Flashcards in 09 16 2014 Vestibular System Deck (32):
Vestibular system tasks?
1. controls reflexive eye movements
-cerebellum and oculomotor nuclei
2. Vestibulo-ocular reflexes keep the eyes still when the head moves
3. vestibulospinal reflexes : enable the skeletomotor system to compensate for head movements
Symptoms of vestibular system disease?
Vertigo vs. dizziness (with feeling of the world spinning)
Nauseau, vomiting, pallor, perspiration
Sensation of spinning or rhythmic movements
Nystagmus (jerky eye movements
vestibular damage that makes it difficult or impossible to fixate on visual targets while head is moving.
-feel like the words is spinning around you
Blood supply to labyrinth?
What would happen if there is a stroke in this area?
-sudden hearing loss and vertigo
-angular acceleration : rotation
-functions in paris with opposite canal on opposite ear
-hair cells are in ampulla. Hair cells in ampule are covered by a gelatinous mass called a CUPULA.
-Cupula has weight and when head moves it lags behind and bends hair cells
Direction of hair cells in Semicircular canals
Anteriror : Facing up and away from utricle
Horizontal: slightly down and towards utricle.
-what is in it?
Macula: thick sensory epithelium with hair cells oriented in the horizontal plane.
Also has otoconia (calcium carbonate crystals) embedded in otolithi membrane
-displacement = action potential
Macula: thickened epithelium with hairs oriented in the vertical plane
-responds to linear acceleration in vertical plane.
Movement that Saccule and Utricle comprehend?
Linear acceleration of head (in any direction) AND static head position
utricle and saccular areas are divided by a striola-- just an area that divides hair population having opposite polarities
Benign Paroxysmal positional vertigo
-otoconia detaches from otolithic membrane of the utricle and it gets stuck in the semicircular canal.
-- obstruct flow of cupula
Usually unilateral but can sometimes be bilateral
Lateral vestibular nucleus controls what?
posture, vestibulo-spinal reflexes
medial and superior vestibular nuclei control what?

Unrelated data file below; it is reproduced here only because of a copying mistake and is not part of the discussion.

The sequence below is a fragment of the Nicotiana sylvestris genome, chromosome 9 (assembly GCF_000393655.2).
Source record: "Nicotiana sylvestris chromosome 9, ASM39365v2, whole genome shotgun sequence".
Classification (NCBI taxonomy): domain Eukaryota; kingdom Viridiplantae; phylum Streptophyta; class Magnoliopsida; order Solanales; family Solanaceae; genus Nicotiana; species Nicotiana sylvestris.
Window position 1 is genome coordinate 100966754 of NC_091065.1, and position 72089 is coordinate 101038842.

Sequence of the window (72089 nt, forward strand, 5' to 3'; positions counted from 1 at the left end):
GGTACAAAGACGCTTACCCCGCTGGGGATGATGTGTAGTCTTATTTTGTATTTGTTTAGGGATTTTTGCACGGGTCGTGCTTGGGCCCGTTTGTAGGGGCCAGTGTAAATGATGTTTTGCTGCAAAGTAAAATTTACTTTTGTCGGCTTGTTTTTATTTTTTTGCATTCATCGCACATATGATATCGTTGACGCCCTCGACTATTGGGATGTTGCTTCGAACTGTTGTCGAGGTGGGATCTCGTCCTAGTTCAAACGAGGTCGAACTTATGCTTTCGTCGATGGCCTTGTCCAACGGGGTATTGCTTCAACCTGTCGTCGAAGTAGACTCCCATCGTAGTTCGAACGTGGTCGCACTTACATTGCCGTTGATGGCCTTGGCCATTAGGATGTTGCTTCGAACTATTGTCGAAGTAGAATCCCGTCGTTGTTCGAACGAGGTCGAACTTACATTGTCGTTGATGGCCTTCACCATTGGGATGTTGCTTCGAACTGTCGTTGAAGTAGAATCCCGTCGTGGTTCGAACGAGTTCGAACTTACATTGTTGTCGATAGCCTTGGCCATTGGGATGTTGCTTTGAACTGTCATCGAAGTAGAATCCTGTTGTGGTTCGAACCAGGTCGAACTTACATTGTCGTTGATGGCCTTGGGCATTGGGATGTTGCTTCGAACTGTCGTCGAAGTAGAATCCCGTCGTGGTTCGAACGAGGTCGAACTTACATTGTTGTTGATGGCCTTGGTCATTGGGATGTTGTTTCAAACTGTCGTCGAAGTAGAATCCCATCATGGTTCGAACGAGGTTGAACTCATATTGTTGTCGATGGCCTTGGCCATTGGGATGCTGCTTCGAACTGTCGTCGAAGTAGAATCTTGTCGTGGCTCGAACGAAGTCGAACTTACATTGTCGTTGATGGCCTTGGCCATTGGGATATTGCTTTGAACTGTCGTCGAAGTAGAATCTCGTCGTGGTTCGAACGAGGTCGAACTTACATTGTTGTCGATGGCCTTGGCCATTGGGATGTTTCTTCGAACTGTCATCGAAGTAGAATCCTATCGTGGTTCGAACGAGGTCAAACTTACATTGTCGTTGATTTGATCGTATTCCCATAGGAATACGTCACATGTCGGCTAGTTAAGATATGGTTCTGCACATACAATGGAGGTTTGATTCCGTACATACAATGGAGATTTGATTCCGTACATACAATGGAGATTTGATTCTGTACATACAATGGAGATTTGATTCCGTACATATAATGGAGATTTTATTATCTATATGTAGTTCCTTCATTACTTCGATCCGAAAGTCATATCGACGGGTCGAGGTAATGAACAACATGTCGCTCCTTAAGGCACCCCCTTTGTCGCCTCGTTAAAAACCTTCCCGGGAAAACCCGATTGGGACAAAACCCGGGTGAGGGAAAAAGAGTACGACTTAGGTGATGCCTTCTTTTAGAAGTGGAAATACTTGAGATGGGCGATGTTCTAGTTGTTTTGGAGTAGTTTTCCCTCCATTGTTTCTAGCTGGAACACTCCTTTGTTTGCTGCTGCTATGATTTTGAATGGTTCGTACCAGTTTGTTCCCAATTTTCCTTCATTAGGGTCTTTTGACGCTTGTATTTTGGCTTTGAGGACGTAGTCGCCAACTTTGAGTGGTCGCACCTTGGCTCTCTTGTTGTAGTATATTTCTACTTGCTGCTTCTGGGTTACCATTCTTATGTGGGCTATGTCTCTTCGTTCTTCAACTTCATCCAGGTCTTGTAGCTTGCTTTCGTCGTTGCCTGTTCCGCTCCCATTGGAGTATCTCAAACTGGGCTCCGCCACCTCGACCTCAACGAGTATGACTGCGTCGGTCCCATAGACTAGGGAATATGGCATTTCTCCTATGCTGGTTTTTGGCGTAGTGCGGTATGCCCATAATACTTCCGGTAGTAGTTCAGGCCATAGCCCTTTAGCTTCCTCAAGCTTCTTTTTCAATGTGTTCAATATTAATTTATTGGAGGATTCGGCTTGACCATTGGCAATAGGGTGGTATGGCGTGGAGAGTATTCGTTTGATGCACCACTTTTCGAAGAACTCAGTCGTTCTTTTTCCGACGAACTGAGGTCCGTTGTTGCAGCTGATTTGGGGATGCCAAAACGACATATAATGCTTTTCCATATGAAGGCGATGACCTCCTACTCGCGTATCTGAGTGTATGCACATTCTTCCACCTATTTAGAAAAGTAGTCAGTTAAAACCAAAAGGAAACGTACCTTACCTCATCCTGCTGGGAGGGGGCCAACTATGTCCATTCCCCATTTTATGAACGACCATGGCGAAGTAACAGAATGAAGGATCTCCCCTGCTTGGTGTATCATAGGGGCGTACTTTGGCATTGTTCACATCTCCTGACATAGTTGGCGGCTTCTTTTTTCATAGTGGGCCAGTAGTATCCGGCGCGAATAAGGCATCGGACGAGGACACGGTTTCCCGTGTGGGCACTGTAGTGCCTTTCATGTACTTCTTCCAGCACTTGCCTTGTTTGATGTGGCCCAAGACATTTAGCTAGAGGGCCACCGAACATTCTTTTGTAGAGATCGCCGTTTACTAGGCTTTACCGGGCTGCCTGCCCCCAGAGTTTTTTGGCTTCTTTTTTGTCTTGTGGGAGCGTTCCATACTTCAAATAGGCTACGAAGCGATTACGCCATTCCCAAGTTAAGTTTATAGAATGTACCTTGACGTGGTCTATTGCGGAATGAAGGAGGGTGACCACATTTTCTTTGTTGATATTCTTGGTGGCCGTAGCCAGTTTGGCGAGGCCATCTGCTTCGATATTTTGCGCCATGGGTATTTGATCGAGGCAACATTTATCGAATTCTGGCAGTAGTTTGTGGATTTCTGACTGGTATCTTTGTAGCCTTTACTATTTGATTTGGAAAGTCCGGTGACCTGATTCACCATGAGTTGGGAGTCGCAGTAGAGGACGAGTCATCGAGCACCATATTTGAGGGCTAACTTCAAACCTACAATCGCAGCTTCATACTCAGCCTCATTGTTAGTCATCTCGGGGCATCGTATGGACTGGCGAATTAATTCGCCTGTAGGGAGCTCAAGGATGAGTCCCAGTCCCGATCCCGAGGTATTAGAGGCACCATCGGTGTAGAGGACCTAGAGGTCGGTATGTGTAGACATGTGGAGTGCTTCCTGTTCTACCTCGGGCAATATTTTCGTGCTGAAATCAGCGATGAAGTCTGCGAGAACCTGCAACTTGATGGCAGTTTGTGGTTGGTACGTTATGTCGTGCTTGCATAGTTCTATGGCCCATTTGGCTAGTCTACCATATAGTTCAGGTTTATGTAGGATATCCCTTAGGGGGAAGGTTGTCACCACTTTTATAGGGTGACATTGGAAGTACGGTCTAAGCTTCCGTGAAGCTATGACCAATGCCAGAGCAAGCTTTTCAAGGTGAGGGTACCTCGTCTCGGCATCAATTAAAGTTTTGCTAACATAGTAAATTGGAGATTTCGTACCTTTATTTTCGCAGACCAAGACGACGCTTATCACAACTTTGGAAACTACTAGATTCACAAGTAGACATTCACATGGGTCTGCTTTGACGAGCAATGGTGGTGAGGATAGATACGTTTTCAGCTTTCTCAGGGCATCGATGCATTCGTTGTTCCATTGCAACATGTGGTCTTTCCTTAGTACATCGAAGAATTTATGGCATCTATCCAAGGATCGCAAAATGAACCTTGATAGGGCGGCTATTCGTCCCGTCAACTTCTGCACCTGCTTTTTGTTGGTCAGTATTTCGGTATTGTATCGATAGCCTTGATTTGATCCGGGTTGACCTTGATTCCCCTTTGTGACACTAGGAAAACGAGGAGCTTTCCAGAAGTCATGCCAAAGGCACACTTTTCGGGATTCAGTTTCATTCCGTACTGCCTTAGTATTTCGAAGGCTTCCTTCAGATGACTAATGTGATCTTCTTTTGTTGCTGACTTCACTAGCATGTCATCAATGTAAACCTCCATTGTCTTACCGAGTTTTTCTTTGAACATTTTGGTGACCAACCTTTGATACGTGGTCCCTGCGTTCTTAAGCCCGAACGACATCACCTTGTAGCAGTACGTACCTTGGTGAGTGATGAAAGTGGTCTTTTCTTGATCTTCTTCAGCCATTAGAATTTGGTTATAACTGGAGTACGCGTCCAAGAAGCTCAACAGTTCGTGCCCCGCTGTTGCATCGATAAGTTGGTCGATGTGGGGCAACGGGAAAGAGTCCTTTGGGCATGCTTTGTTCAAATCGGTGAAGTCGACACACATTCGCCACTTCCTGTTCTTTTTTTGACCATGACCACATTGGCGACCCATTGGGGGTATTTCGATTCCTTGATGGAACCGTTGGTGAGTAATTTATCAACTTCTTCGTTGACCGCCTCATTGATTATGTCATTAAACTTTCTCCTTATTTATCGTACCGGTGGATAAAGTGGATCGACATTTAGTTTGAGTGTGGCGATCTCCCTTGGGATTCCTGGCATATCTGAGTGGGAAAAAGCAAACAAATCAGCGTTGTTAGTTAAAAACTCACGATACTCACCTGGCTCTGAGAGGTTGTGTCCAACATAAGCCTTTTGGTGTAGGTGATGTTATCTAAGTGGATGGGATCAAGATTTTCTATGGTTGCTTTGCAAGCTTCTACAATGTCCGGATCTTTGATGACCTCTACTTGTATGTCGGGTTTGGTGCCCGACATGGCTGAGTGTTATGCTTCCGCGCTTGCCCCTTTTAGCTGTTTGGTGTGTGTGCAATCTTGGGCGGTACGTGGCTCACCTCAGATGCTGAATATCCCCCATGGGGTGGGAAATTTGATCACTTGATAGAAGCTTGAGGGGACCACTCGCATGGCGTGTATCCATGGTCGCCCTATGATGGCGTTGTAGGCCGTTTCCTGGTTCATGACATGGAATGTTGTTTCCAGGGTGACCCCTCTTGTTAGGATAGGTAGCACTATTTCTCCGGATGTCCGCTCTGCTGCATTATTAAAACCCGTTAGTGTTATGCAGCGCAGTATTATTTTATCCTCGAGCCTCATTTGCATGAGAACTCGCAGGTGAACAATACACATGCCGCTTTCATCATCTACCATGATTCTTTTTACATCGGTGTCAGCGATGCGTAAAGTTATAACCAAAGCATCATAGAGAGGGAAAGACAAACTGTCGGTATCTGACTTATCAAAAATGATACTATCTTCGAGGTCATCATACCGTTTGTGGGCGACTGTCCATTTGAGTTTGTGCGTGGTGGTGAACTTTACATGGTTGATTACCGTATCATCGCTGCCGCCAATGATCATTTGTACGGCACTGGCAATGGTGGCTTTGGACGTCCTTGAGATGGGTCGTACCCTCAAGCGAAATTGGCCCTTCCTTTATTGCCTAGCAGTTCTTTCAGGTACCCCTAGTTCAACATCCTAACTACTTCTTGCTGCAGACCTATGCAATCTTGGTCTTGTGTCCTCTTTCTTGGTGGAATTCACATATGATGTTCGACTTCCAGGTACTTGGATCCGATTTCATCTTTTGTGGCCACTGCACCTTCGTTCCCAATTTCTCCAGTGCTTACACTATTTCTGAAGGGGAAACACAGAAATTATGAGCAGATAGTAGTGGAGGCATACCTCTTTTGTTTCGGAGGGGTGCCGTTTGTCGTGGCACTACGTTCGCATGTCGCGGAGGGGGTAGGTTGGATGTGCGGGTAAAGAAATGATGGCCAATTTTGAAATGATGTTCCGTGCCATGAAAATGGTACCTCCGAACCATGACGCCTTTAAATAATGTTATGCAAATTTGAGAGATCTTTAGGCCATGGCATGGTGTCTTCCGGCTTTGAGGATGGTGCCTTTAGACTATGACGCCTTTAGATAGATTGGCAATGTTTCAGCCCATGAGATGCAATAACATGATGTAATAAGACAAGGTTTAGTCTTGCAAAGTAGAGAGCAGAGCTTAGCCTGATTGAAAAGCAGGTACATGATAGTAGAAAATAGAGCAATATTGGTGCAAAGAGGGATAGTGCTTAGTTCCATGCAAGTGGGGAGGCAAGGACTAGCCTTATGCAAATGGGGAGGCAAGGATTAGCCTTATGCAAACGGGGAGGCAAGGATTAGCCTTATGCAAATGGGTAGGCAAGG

vestibulo-ocular reflexes; vestibulo-cervical reflexes
Inferior vestibular nucleus does what?
integration of inputs from the vestibular labyrinth and the cerebellum
Medial and superior vestibular nuclei innervation?
-receives fibers predominantly from the semicircular canals
-efferents include MLF, oculomotor nuclei, and cuddly to spinal cord
-Medial vestibular nuclues --> medial vestibular tract = vestibulo-cervical reflexes.
Medial nucleus efferents are excitatory
Superior nucleus efferents are inhibitory
Lateral vestibular nucleus innervation?
aka Deiter's nucleus
-Afferents from semicircular canals and otolithic organs.
Efferents mostly to the lateral spinovestibular tract.
Largely conceded with postural control
Inferior (descending) vestibular nucleus innervation?
What is this nucleus mostly concerned with?
Afferents from otolithic organs and cerebella cortex (purkinje cells)
Efferents mostly to cerebellum and reticular formation, contralateral vestibular nuclei and spinal cord.
Concerned with integrating central motor signals with vestibular input
Lateral vestibulospinal tract
Principal pathway by which otolithic organs can regulate bodies extensor organs
major source: LVN
minor contributor: SpVN
Medial Vestibulospinal tract
projects through MLF
Major source: MVN
ascending pathway (poorly understood)
-Ventroposterolateral (VPL), pars oralis
-tend to arise from the medial vestibular nucleus.
Other targets are VP, VL, and intralaminar nuclei.
typical to side contralateral to the dysfunction of vestibular apparatus
involuntary rhythmic movements of the eyes consisting of a rapid movement in one direction and a slow movement in the opposite direction
irrigating the external auditory meatus with warm or cold water.
Nystagmus towards warm water and away from cold water.
fast component in the opposite direction to that of the moving lines
-ex. looking at telephone poles while in passenger seat in car
particular system that produces eye movements that counter movements of head
-permit gaze to remain fixed on a particular point.
Vertigo vs. dizziness
vertigo-- spinning sensation of movement
Dizziness: light headedness, nausea, unsteadiness on one's feet
inflammation of vestibular ganglia or fever due to a viral infection or idiopathic inflammation
cerebellopontine angle tumors
onset: 50 yrs of age
Occurs at the point where CN 8 enters the internal auditory meatus.
-early symptom: tinnitus (unilateral) and unsteadiness
helps identify BPPV of any of the semicircular canals and other causes for positional dizziness
central vs. peripheral vertigo
Peripheral lesions: delay of 2- 5 secs before the onset of nystagmus and vertigo.
-horizontal or rotational
-fades within 30 secs
-fades with adaptation to tests
Central lesions: nystagmus and vertigo begin immediately and there is no adaptation.
-horizontal or rotary nystagmus
** Vertical nystagmus, nystagmus that changes directions while remaining in the same position, nystagmus in the absence of vertigo is ONLY CENTRAL.
have patient gaze no more than 30 degrees from front. If there is a problem, the nystagmus is contralateral to the dysfunctional side
nystagmus is induced by particular head positions. These patients are particularly troubled by vertigo